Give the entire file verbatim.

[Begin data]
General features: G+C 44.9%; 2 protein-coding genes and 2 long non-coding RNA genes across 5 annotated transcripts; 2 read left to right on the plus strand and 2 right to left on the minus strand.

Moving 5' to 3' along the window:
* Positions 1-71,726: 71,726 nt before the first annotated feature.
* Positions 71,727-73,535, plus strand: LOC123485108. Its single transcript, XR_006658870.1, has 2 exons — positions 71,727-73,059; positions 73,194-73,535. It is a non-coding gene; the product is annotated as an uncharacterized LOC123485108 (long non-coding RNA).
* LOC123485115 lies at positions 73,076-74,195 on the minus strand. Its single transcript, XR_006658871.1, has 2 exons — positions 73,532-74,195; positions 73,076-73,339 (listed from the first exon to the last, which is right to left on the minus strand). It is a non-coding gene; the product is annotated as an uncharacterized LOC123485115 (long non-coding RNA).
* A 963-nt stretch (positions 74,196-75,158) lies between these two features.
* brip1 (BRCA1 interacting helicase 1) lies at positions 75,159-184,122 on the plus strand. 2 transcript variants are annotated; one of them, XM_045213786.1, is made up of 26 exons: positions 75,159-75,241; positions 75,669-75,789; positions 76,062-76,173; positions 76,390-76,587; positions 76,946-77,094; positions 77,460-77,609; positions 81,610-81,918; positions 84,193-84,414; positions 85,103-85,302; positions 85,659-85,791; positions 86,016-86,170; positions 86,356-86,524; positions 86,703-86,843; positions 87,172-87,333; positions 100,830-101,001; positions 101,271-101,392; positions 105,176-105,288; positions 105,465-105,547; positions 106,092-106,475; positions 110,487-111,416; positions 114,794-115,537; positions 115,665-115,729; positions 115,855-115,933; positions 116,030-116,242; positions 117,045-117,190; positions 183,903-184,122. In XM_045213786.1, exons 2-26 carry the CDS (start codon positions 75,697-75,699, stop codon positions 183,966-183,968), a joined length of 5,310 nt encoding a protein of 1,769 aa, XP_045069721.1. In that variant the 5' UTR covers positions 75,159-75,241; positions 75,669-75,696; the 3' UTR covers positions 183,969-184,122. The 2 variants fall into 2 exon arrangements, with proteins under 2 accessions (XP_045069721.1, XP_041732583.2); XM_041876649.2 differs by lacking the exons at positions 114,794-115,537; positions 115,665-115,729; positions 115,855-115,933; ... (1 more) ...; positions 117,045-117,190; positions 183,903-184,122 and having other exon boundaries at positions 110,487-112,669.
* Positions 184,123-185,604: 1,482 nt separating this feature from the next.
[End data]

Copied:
General features: G+C 44.9%; 2 protein-coding genes and 2 long non-coding RNA genes across 5 annotated transcripts; 2 read left to right on the plus strand and 2 right to left on the minus strand.

Moving 5' to 3' along the window:
* Positions 1-71,726: 71,726 nt before the first annotated feature.
* Positions 71,727-73,535, plus strand: LOC123485108. Its single transcript, XR_006658870.1, has 2 exons — positions 71,727-73,059; positions 73,194-73,535. It is a non-coding gene; the product is annotated as an uncharacterized LOC123485108 (long non-coding RNA).
* LOC123485115 lies at positions 73,076-74,195 on the minus strand. Its single transcript, XR_006658871.1, has 2 exons — positions 73,532-74,195; positions 73,076-73,339 (listed from the first exon to the last, which is right to left on the minus strand). It is a non-coding gene; the product is annotated as an uncharacterized LOC123485115 (long non-coding RNA).
* A 963-nt stretch (positions 74,196-75,158) lies between these two features.
* brip1 (BRCA1 interacting helicase 1) lies at positions 75,159-184,122 on the plus strand. 2 transcript variants are annotated; one of them, XM_045213786.1, is made up of 26 exons: positions 75,159-75,241; positions 75,669-75,789; positions 76,062-76,173; positions 76,390-76,587; positions 76,946-77,094; positions 77,460-77,609; positions 81,610-81,918; positions 84,193-84,414; positions 85,103-85,302; positions 85,659-85,791; positions 86,016-86,170; positions 86,356-86,524; positions 86,703-86,843; positions 87,172-87,333; positions 100,830-101,001; positions 101,271-101,392; positions 105,176-105,288; positions 105,465-105,547; positions 106,092-106,475; positions 110,487-111,416; positions 114,794-115,537; positions 115,665-115,729; positions 115,855-115,933; positions 116,030-116,242; positions 117,045-117,190; positions 183,903-184,122. In XM_045213786.1, exons 2-26 carry the CDS (start codon positions 75,697-75,699, stop codon positions 183,966-183,968), a joined length of 5,310 nt encoding a protein of 1,769 aa, XP_045069721.1. In that variant the 5' UTR covers positions 75,159-75,241; positions 75,669-75,696; the 3' UTR covers positions 183,969-184,122. The 2 variants fall into 2 exon arrangements, with proteins under 2 accessions (XP_045069721.1, XP_041732583.2); XM_041876649.2 differs by lacking the exons at positions 114,794-115,537; positions 115,665-115,729; positions 115,855-115,933; ... (1 more) ...; positions 117,045-117,190; positions 183,903-184,122 and having other exon boundaries at positions 110,487-112,669.
* Positions 184,123-185,604: 1,482 nt separating this feature from the next.